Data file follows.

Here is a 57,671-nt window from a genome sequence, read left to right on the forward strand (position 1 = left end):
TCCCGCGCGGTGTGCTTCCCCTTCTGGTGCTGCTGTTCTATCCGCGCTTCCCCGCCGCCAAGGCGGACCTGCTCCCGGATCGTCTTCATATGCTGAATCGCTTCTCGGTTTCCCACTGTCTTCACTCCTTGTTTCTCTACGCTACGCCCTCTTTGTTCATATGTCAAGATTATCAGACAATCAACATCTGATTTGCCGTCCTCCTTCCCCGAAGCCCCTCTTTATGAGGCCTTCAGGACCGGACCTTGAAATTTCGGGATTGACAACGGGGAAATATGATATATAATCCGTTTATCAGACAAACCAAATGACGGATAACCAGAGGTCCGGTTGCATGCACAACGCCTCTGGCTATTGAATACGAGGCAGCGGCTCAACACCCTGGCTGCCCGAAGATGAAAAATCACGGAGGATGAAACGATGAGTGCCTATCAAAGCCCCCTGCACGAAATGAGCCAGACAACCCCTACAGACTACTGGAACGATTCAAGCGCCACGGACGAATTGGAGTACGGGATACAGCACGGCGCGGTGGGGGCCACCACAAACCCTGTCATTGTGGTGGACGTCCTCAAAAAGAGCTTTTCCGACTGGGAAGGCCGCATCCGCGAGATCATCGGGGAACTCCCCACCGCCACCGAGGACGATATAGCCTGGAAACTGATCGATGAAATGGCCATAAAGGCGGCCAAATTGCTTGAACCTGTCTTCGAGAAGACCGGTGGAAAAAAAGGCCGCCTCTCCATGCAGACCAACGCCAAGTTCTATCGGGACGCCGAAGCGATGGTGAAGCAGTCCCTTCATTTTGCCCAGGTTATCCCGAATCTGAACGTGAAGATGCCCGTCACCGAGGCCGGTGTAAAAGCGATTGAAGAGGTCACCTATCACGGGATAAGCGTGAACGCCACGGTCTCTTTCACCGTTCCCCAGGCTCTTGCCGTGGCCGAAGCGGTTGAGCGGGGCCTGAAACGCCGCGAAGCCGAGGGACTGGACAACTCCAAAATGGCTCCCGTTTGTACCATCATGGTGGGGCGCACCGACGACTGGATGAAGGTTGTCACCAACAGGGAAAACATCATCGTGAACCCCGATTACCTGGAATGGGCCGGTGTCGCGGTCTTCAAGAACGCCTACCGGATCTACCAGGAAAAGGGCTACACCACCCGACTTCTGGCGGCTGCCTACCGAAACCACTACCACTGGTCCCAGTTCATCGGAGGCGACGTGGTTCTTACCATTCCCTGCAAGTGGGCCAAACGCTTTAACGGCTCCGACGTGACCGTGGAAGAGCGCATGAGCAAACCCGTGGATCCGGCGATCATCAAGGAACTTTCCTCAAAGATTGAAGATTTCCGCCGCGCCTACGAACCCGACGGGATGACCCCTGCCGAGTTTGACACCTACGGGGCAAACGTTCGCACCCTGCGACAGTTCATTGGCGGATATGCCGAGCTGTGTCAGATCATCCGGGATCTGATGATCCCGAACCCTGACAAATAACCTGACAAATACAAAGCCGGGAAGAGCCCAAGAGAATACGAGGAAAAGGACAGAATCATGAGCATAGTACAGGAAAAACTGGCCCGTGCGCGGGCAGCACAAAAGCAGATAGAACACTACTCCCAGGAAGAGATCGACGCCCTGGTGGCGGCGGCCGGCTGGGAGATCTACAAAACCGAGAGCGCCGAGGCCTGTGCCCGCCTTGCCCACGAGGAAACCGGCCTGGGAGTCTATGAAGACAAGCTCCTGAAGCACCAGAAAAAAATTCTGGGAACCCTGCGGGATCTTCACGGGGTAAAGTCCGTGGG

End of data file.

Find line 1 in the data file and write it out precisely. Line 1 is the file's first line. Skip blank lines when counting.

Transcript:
Here is a 57,671-nt window from a genome sequence, read left to right on the forward strand (position 1 = left end):